Dr. Paul Fox

My love of animals started at a very early. At the age of 5, I found a beautiful spotted butterfly (moth) that could not fly, and named it Poopsie. I kept it in a jar for 2-3 days fed it, exercised it and let it rest in the hopes that with a little tender loving care it would get its strength back and fly away. To my surprise it soon laid hundreds of eggs, and to my great sadness proceeded to die. After a funeral, a week of crying , and multiple exhumations I decided I would care for her eggs. Memory gets a little fuzzy at that point but after repeating similar stories with bees, sweat bees, birds, the story was the same. I always wanted to take care of the ones who couldn’t take care of themselves.

I grew up with weimeraners and my father was doing advanced obedience training with dogs, so I was always surrounded by well-trained and loving dogs who always gave me kisses. I therefore always assumed that every dog was friendly and was always putting my face into theirs to get kisses. This generally went well until I tried to kiss a box turtle and it bit me in the nose. To this day I still love to get kisses from dogs (not so much turtles) and yes one day I will get bit again but so far, it is worth the chance.

At the age of 9 while my parents were away for the day and the neighbors were watching me, my weimeraner, Rogue, came home after a day of roaming the neighborhood with a chunk of his ear missing from an apparent dogfight. So with a bucket of water and some towels, I cleaned and wrapped the ear and waited for my parents to return. Upon their arrival they quickly called our veterinarian, who in those days made house calls. Once again the brain plays tricks on the memory but what I distinctly heard the vet say was “You did a great job, you should think about becoming a veterinarian one day”. That pretty much sealed it.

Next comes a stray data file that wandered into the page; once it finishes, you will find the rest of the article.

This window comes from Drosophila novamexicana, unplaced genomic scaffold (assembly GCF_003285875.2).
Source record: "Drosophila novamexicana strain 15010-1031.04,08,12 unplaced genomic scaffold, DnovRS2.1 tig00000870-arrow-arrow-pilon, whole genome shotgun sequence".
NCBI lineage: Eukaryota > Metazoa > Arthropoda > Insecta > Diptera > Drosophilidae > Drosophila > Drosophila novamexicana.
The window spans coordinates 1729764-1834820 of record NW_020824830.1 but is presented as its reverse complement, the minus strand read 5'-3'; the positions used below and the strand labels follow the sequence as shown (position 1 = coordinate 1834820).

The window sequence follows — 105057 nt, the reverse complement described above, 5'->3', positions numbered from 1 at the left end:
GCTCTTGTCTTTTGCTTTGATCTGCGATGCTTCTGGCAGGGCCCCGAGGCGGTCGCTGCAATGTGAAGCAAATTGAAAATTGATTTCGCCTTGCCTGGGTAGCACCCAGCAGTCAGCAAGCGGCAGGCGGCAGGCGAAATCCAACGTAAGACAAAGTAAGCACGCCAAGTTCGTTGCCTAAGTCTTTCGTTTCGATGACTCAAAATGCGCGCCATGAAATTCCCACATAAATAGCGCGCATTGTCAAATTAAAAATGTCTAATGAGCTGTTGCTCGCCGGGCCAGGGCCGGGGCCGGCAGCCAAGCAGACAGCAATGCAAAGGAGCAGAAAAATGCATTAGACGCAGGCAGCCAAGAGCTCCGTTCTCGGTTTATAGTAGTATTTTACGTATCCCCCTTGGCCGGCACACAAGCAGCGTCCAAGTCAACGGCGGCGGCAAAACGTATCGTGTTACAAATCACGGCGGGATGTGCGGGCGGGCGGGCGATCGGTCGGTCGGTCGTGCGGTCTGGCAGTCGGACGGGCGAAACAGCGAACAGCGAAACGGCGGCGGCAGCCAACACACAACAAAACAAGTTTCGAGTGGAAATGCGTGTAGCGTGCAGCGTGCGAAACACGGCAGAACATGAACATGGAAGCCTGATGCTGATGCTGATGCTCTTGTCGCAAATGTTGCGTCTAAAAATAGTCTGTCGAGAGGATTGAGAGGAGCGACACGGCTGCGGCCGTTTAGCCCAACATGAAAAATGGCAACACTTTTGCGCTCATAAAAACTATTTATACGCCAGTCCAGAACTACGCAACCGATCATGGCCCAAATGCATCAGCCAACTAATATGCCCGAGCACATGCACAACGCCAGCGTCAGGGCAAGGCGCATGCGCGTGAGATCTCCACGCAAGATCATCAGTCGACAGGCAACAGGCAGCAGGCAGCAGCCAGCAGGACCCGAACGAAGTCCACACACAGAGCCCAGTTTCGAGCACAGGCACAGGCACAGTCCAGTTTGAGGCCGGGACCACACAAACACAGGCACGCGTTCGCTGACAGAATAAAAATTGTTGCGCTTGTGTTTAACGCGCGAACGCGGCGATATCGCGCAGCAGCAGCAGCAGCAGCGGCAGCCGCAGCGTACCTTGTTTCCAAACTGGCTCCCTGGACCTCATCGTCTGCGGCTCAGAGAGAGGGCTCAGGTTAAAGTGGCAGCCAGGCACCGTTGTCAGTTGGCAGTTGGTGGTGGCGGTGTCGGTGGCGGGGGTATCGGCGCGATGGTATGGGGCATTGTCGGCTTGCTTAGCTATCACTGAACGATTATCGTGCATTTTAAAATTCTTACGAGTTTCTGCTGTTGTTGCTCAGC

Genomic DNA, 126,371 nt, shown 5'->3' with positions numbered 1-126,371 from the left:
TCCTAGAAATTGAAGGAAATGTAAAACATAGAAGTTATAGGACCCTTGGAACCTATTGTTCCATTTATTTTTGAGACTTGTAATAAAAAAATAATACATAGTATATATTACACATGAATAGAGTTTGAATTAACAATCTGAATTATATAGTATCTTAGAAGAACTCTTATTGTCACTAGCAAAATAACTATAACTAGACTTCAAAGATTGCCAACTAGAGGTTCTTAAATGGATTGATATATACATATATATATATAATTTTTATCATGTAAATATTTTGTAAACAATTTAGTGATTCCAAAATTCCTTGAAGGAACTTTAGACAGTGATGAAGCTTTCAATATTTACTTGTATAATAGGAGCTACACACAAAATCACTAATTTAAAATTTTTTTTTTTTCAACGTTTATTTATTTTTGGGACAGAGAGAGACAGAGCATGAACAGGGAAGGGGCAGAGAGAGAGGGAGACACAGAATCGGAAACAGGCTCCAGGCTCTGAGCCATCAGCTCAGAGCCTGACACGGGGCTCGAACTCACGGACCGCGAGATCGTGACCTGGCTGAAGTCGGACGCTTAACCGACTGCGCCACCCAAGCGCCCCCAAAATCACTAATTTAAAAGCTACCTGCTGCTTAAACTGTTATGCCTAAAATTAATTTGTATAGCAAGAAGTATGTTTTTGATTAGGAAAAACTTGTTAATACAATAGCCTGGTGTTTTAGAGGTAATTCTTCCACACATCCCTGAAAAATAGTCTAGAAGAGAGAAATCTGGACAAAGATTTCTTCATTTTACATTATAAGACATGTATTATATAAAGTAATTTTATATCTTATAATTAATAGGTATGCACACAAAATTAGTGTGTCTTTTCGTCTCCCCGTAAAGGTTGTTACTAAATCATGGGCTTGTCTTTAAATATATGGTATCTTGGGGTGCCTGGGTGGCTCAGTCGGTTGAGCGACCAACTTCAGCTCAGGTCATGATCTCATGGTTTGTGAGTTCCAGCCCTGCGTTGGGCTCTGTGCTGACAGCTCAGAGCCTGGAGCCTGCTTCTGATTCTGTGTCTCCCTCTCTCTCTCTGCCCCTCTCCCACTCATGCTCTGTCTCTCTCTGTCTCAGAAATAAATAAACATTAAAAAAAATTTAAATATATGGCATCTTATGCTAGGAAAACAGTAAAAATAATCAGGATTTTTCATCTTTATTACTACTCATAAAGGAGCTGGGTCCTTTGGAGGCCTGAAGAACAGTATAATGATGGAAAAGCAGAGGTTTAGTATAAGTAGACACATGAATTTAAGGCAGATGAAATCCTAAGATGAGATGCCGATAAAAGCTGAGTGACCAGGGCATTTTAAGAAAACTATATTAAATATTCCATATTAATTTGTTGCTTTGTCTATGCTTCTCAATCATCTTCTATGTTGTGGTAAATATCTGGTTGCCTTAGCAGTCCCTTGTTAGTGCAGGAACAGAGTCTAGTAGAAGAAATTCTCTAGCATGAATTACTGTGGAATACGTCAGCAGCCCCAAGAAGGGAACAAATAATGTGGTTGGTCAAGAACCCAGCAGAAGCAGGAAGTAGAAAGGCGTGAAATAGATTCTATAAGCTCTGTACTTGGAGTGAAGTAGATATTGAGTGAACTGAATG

My focus and studies never strayed from that path. Virginia Tech was just starting a veterinary school in collaboration with Maryland so it became my first and only application, and thankfully I was accepted. Even before completing my undergraduate degree, I applied and was accepted to the Virginia-Maryland Regional College of Veterinary Medicine, graduating in 1988.

I am a middle child, (both of whom are lawyers) and because of that those middle child traits of trying to be the peacemaker I take comfort in seeing both sides of the story. After playing with and getting lots of kisses from my patients, even including the occasional cat lick, I find the most rewarding part of his job is solving problems and acting as the mediator. Every pet, family, dynamics are different, meaning different answers are required. That is the reward and the true art of veterinary medicine.

I have been happily married to my wife Micki for 17 years, am blessed and cursed with two teenage children, Dylan and Liam who go to school locally at Hereford High School.

Most people assume because I am a veterinarian I has lots of pets, but with one dog, Isabelle a 10 year old blind, allergic, hip dysplastic, VERY sweet chocolate lab, and Kahuna, the sweetest (except if you are a mouse), most easy going big orange tabby. Everything is very copasetic in the Fox household. As much as I want to bring home, and am offered many pets, there is balance.

In my free time I love to dabble in anything that will get me outside. Between biking, both mountain and road, snowboarding, running on the local trails, skeet shooting, and watching my kids play soccer and run cross country and track, I also try to do workouts like p90x, Insanity, yoga and tai chi. There is always something on me that hurts. This is all to disguise the fact that I love to eat junk food.